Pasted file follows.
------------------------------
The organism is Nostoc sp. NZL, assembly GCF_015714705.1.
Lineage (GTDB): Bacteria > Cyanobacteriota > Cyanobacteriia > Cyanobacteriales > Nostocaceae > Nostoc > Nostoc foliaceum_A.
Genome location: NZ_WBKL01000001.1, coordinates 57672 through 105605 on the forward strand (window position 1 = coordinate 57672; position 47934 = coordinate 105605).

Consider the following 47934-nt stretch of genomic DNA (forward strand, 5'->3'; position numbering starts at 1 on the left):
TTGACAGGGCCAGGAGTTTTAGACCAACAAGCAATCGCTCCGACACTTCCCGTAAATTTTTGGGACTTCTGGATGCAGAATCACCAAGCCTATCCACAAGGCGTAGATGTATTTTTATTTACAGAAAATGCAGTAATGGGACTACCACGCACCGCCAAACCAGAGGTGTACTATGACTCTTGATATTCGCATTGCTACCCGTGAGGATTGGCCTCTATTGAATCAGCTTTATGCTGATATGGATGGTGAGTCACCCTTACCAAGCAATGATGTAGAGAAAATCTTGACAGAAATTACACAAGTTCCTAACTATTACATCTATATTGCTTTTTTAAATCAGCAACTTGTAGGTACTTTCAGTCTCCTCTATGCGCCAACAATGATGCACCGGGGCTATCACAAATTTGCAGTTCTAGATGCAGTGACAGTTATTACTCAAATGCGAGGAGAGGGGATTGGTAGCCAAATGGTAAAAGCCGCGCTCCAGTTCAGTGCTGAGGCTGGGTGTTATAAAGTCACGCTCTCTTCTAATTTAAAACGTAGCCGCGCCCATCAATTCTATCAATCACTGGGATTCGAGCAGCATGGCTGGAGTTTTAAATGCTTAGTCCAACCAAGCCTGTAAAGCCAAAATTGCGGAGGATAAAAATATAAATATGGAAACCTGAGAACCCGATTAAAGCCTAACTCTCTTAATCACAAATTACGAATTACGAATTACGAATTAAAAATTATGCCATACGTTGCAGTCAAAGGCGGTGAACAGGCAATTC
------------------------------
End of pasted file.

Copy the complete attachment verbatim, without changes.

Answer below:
The organism is Nostoc sp. NZL, assembly GCF_015714705.1.
Lineage (GTDB): Bacteria > Cyanobacteriota > Cyanobacteriia > Cyanobacteriales > Nostocaceae > Nostoc > Nostoc foliaceum_A.
Genome location: NZ_WBKL01000001.1, coordinates 57672 through 105605 on the forward strand (window position 1 = coordinate 57672; position 47934 = coordinate 105605).

Consider the following 47934-nt stretch of genomic DNA (forward strand, 5'->3'; position numbering starts at 1 on the left):
TTGACAGGGCCAGGAGTTTTAGACCAACAAGCAATCGCTCCGACACTTCCCGTAAATTTTTGGGACTTCTGGATGCAGAATCACCAAGCCTATCCACAAGGCGTAGATGTATTTTTATTTACAGAAAATGCAGTAATGGGACTACCACGCACCGCCAAACCAGAGGTGTACTATGACTCTTGATATTCGCATTGCTACCCGTGAGGATTGGCCTCTATTGAATCAGCTTTATGCTGATATGGATGGTGAGTCACCCTTACCAAGCAATGATGTAGAGAAAATCTTGACAGAAATTACACAAGTTCCTAACTATTACATCTATATTGCTTTTTTAAATCAGCAACTTGTAGGTACTTTCAGTCTCCTCTATGCGCCAACAATGATGCACCGGGGCTATCACAAATTTGCAGTTCTAGATGCAGTGACAGTTATTACTCAAATGCGAGGAGAGGGGATTGGTAGCCAAATGGTAAAAGCCGCGCTCCAGTTCAGTGCTGAGGCTGGGTGTTATAAAGTCACGCTCTCTTCTAATTTAAAACGTAGCCGCGCCCATCAATTCTATCAATCACTGGGATTCGAGCAGCATGGCTGGAGTTTTAAATGCTTAGTCCAACCAAGCCTGTAAAGCCAAAATTGCGGAGGATAAAAATATAAATATGGAAACCTGAGAACCCGATTAAAGCCTAACTCTCTTAATCACAAATTACGAATTACGAATTACGAATTAAAAATTATGCCATACGTTGCAGTCAAAGGCGGTGAACAGGCAATTC